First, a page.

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  5. "Patronus noster est optimus."

"Patronus noster est optimus."

Translation:Our patron is the best.

September 1, 2019



Wait... so does Optimus Prime from Transformers name literally translate into "The Best Number One"?

Well, I suppose I can assume that Latin and Cybertronian are two separate languages... though... it being revealed that Cybertronian and Latin seemed to coincidentally be the same language would be hilarious--as it would mean Starscream being able to go all quidquid latine dictum sit, altum videtur. It would be right up there with Klingons quoting Shakespeare.


Prime is vocative masculine (sing), and Optimus is nominative masculine (sing) so it's weird, it should be Optimus Primus, or Optime Prime, unless "prime" is supposed to be in English.

"Optimus" can also mean "excellent", without superlative.
You should learn Klingon on Duolingo.


He was so famous, and such a great patron, that his name became a noun. (It's called an antonomasia)
It gave the French word "mécène" meaning a sponsor, from the francization of his name.
Mécénat is a sponsorship.


could this also be "He is our best patron" or would that require a pronoun like 'is'?


Not an expert, but I was taught that optimus could also mean great (if perhaps somewhat idiomatically), so should I report "Our patron is great" not being accepted? As of now I have not.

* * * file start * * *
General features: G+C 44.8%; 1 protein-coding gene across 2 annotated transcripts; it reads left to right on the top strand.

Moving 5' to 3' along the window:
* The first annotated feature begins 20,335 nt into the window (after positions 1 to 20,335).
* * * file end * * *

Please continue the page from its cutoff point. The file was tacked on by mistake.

As I understand the thing, they sometimes use the superlative as a normal adjective in Latin. Idiomatically.

Like if you say "It's greater", (but you don't say it's greater than what), just to mean "it's really great". I think the good translation is "really great", rather. (according to my comprehension).


Sounds like Mr.Collins over here in all his obsequiousness towards Lady Catherine de Bourgh


I dont know but in school we learned and translated optimus as meaning 'excellent' so i dont know if it really directly meaning 'the best'. So what does it directly translate to and how many tthings does it mean


I wonder if we could also say "our patron is great", in a more English colloquial sense.


Question first: Why not "Patronus nostrus"?

Now a joke: Kiss-ass detected! And I KNOW it is you, Duo. You fool no one anymore! ;o)

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